Interview by Zach Belfer

January 14, 2020

Asbury Park Vibe's own Zach Belfer recently caught up with Jake Clemons prior to the BIG RoaD WINTER BASH event at The Headliner Night Club in Neptune, NJ on January 10th. (See Zach's live show coverage here.)

Their conversation touched upon many topics including his new album (Eyes On The Horizon), working with Tom Morello and Eddie Kramer, and what he learned from Bruce and The E Street Band's work ethic! 

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Q: I wanted to thank you for taking the time to talk and wish you a Happy New Year. Did you play a show to ring in the New Year?

A: I was fortunate enough to celebrate without working. I’ve worked on New Year’s for the past 20 years. I love playing music, but it is also nice to celebrate with everyone.

Q: You released your sophomore album Eyes on the Horizon in September 2019 to great reviews. What are you most proud of with the release of your second album?

A: Super grateful to have it all, the whole collection of songs recorded and released. I’m really proud of the entire project. What am I most proud of, may be the reception it has received. You never know how people will receive these things especially when you are crossing personal boundaries in the process. I am really humbled by the reception of people who understand what it’s about. That’s just an exciting thing when you're able to communicate something in a clear enough way that they can get into it. It’s a principle thing that makes it fun to make music.

Q: What about Leonard Cohen’s song "Democracy" resonated with you to make it the first single on your new album?

A: I only heard that song a few years ago for the first time and it struck such a strong chord with me. It immediately took me back to my childhood remembering growing up on military bases and the atmosphere that was there and how everyone seems so connected, and aware of each other. How that's changed and neighbors aren’t really neighboring anymore. It really puts you back in the time, it really felt like the first time I heard it a few years ago that it was really written for today. I couldn’t help but learn it immediately and then insert my own feelings into it.

Q: Why did you choose Tom Morello on “The Consumption Town” track? What was it like to work on music with him again?

A: He’s just an incredible person all around. I got to be close with him in 2014 when he was on tour with the E Street Band. I've been a fan of his since my youth and to meet him was incredible, but then to get to know him and have him become like family is even more amazing to me. He’s really like a big brother to me, so working on this record was exciting because whenever you can work with family, it's exciting. The song I felt was ok as is, but then to put his guitar on it really brought it to the next level.

Q: Eddie Kramer’s resume includes names like The Beatles, Hendrix, Zeppelin, Bowie royalty of Rock N Roll music. What was it like to make music with someone with that kind of history?

A: He is the history of Rock N Roll, so to have my name added to the roster is just insane. That being said, playing guitar next to him is rather nerve-racking. He’s a beautiful guy and really inspiring I am so grateful. Again, he’s someone that I worked with for over a year and became really close to. It was just an amazing experience to have. Being around so many amazing talents who are getting to know me (let alone me getting to know them) is a super humbling experience.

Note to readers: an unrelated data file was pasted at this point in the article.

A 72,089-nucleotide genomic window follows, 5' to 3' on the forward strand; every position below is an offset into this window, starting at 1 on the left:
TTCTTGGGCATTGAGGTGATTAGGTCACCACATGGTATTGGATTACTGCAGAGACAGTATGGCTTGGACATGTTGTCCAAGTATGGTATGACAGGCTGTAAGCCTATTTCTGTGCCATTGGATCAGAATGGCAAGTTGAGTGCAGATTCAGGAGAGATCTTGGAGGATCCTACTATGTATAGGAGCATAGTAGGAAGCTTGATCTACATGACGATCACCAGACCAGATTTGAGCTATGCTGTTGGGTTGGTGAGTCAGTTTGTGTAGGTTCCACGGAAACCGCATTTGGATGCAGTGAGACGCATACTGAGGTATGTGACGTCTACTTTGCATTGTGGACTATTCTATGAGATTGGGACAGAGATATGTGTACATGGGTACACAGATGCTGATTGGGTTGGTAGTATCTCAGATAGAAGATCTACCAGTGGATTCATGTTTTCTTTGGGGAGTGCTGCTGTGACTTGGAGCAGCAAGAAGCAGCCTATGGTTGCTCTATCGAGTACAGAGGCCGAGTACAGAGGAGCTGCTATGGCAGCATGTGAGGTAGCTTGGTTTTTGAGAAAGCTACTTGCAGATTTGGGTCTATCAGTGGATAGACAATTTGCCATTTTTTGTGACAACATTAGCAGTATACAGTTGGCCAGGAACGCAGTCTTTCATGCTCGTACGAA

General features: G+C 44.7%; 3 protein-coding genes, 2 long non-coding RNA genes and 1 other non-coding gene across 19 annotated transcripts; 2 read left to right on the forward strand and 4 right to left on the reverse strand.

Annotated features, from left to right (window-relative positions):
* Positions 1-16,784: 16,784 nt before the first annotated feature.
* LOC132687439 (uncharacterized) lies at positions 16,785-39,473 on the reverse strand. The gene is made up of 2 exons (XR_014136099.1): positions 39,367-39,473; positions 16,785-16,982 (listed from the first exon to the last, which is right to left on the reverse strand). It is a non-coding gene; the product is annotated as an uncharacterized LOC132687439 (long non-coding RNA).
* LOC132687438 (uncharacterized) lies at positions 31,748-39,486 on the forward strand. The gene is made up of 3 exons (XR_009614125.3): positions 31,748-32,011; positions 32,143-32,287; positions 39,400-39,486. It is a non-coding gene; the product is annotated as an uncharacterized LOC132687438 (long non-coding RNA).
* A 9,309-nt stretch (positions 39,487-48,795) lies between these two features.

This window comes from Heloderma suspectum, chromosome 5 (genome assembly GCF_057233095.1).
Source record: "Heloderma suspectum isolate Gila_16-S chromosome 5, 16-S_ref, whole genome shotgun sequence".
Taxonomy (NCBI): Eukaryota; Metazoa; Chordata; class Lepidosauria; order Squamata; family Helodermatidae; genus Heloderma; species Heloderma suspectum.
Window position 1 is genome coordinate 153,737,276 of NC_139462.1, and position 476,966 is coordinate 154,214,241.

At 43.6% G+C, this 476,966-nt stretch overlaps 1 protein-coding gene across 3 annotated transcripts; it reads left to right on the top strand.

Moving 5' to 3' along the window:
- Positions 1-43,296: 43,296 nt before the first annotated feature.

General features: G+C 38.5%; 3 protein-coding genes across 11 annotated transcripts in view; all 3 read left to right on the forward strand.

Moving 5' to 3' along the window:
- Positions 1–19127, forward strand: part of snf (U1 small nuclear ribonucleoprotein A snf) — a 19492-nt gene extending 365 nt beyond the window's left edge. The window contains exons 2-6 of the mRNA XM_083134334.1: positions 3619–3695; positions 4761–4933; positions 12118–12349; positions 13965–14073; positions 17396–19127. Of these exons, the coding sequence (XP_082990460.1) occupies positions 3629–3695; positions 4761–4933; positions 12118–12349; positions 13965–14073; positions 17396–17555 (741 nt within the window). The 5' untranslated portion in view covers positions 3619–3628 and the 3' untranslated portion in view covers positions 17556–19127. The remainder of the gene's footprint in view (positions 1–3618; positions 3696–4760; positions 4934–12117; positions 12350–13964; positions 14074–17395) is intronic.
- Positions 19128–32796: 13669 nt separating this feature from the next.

Q: A lot of the artists you work with use their platform to talk about politics and current events going on in our world. Why did you choose to include messages like that in your music?

A: It was important to me because…..first of all, the songs were songs I was just writing when I first started this project. I didn’t intend for it to be so forward speaking, if you will. As time went by those were just the songs I was writing. Those were the things that I felt like needed to be addressed. People like Tom Morello and Bruce, people who have used their voice as a platform to speak to a larger audience, have been hugely influential on me. I respected that so much my entire life watching people who were able to do that in a wise and effective manner.  In terms of today (when you say there aren’t a lot of artists doing it per say), it has always been a vehicle of communicating the times. Music has always been a vehicle to reflect on what society is. I'd rather be some clear voices doing that then it be a fad and taken lightly. I take it for what it is. This record wasn’t supposed to be political, so to speak for me I was just looking to speak to society and societal matters. I’m kind of tired of the division. I’ve been watching how these voices that have been seeking to divide us do a really effective job pushing us further and further apart. One of our greatest human characteristics ... empathy ... is being threatened by that kind of division. For you to look across the aisle and see someone and understand where they are coming from and what’s going on in their lives, you're going to relate to them even though you might not have had the same circumstances. That’s empathy; one of our greatest human characteristics. But these voices that are seeking to divide us, are putting that way of life at risk. We’re looking at a problem that is a humane problem.